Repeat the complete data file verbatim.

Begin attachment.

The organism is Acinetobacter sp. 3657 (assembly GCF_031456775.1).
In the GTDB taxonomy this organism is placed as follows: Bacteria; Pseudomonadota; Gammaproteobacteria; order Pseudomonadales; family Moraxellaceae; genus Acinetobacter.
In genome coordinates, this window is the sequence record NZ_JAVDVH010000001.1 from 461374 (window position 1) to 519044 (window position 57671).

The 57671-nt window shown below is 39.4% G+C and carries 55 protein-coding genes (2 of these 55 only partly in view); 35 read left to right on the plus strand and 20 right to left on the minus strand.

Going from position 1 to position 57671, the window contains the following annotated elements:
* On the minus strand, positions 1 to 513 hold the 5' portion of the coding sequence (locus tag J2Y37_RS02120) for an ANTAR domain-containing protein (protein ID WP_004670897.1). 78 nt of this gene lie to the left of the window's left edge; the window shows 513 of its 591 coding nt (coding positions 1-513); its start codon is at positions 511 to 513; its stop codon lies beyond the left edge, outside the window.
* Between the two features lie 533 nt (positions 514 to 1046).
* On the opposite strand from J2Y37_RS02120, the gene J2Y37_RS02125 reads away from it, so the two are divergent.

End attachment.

The organism is Acinetobacter sp. 3657 (assembly GCF_031456775.1).
In the GTDB taxonomy this organism is placed as follows: Bacteria; Pseudomonadota; Gammaproteobacteria; order Pseudomonadales; family Moraxellaceae; genus Acinetobacter.
In genome coordinates, this window is the sequence record NZ_JAVDVH010000001.1 from 461374 (window position 1) to 519044 (window position 57671).

The 57671-nt window shown below is 39.4% G+C and carries 55 protein-coding genes (2 of these 55 only partly in view); 35 read left to right on the plus strand and 20 right to left on the minus strand.

Going from position 1 to position 57671, the window contains the following annotated elements:
* On the minus strand, positions 1 to 513 hold the 5' portion of the coding sequence (locus tag J2Y37_RS02120) for an ANTAR domain-containing protein (protein ID WP_004670897.1). 78 nt of this gene lie to the left of the window's left edge; the window shows 513 of its 591 coding nt (coding positions 1-513); its start codon is at positions 511 to 513; its stop codon lies beyond the left edge, outside the window.
* Between the two features lie 533 nt (positions 514 to 1046).
* On the opposite strand from J2Y37_RS02120, the gene J2Y37_RS02125 reads away from it, so the two are divergent.